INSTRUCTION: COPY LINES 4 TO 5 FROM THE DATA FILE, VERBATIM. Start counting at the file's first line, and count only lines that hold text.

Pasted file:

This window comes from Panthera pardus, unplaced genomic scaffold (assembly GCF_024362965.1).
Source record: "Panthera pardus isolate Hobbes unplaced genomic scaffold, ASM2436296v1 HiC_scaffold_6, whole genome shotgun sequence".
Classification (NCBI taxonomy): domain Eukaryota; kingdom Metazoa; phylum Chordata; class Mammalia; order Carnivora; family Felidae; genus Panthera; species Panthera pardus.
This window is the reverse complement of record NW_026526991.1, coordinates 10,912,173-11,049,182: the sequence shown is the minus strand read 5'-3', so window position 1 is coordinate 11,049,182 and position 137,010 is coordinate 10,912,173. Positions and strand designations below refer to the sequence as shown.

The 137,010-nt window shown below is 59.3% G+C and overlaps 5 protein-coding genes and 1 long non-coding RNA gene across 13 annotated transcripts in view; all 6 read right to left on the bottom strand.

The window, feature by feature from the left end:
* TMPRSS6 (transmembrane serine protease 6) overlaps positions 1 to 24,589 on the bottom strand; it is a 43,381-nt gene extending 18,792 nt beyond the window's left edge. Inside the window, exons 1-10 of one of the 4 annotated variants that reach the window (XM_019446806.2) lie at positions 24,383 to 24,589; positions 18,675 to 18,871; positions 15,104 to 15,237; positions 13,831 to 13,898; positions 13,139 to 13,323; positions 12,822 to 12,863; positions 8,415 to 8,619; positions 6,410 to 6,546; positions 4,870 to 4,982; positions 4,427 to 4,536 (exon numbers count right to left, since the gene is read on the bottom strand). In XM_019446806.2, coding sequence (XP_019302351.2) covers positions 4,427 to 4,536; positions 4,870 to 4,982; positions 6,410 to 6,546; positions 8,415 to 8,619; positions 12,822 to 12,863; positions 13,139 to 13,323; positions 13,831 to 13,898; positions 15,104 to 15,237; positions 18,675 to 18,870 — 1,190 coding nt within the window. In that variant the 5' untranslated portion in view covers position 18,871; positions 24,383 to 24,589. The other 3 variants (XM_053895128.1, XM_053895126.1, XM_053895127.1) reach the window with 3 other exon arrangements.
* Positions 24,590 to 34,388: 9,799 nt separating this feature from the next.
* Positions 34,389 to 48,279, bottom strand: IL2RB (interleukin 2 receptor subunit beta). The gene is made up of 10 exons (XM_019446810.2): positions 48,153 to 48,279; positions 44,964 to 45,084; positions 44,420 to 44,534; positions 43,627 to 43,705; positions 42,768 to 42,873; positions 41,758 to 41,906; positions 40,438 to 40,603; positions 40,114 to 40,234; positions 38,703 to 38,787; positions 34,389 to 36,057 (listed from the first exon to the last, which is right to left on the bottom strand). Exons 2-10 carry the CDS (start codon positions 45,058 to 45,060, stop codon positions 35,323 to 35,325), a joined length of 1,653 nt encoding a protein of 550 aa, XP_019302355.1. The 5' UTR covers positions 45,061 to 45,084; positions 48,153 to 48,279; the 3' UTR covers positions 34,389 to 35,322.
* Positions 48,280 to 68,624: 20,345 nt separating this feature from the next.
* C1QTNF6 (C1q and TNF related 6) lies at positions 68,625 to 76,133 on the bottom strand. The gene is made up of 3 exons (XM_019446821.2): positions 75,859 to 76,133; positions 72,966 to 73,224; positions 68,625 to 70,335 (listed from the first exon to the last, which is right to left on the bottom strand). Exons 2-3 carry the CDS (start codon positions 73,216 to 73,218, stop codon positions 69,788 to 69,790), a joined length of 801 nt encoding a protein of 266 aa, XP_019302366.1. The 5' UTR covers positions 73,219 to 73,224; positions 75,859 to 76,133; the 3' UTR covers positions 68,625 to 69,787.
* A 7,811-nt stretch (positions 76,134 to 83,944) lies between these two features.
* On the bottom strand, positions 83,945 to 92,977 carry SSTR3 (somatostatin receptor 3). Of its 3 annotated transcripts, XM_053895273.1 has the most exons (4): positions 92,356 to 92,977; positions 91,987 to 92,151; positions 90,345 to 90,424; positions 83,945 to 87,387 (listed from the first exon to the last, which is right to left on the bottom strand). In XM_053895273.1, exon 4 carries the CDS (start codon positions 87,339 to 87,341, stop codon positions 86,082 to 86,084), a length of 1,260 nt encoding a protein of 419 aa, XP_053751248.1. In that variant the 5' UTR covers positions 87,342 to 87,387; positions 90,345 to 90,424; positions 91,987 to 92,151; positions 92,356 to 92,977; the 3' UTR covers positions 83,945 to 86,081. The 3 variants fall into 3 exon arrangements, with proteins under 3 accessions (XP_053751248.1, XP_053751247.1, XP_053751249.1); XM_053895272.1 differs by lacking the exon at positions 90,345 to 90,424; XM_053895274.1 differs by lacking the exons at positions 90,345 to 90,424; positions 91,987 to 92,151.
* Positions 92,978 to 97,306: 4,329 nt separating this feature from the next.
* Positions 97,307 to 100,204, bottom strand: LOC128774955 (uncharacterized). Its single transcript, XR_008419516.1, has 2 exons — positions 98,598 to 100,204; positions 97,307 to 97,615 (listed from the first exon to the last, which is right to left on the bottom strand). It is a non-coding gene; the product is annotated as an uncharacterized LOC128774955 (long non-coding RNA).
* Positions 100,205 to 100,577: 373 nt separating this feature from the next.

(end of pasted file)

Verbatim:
This window is the reverse complement of record NW_026526991.1, coordinates 10,912,173-11,049,182: the sequence shown is the minus strand read 5'-3', so window position 1 is coordinate 11,049,182 and position 137,010 is coordinate 10,912,173. Positions and strand designations below refer to the sequence as shown.

The 137,010-nt window shown below is 59.3% G+C and overlaps 5 protein-coding genes and 1 long non-coding RNA gene across 13 annotated transcripts in view; all 6 read right to left on the bottom strand.